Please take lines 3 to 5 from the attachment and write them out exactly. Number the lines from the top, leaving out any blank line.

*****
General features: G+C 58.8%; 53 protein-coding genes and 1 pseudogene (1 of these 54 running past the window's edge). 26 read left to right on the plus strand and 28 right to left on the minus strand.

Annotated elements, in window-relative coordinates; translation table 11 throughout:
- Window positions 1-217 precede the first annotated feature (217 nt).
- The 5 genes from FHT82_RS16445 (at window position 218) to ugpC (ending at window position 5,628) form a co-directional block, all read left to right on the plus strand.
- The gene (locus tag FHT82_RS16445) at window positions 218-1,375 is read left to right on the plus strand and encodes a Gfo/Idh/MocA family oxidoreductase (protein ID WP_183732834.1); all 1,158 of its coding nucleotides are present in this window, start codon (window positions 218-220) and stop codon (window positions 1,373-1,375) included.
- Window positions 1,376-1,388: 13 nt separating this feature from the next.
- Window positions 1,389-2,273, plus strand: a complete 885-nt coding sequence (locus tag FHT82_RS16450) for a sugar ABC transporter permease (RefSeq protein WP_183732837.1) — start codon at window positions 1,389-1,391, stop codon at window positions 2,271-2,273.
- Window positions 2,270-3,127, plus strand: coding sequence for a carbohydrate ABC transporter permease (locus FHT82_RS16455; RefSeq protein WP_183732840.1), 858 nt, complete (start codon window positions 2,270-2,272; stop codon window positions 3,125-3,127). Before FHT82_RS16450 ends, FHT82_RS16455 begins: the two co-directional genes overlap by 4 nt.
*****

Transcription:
- Window positions 1-217 precede the first annotated feature (217 nt).
- The 5 genes from FHT82_RS16445 (at window position 218) to ugpC (ending at window position 5,628) form a co-directional block, all read left to right on the plus strand.
- The gene (locus tag FHT82_RS16445) at window positions 218-1,375 is read left to right on the plus strand and encodes a Gfo/Idh/MocA family oxidoreductase (protein ID WP_183732834.1); all 1,158 of its coding nucleotides are present in this window, start codon (window positions 218-220) and stop codon (window positions 1,373-1,375) included.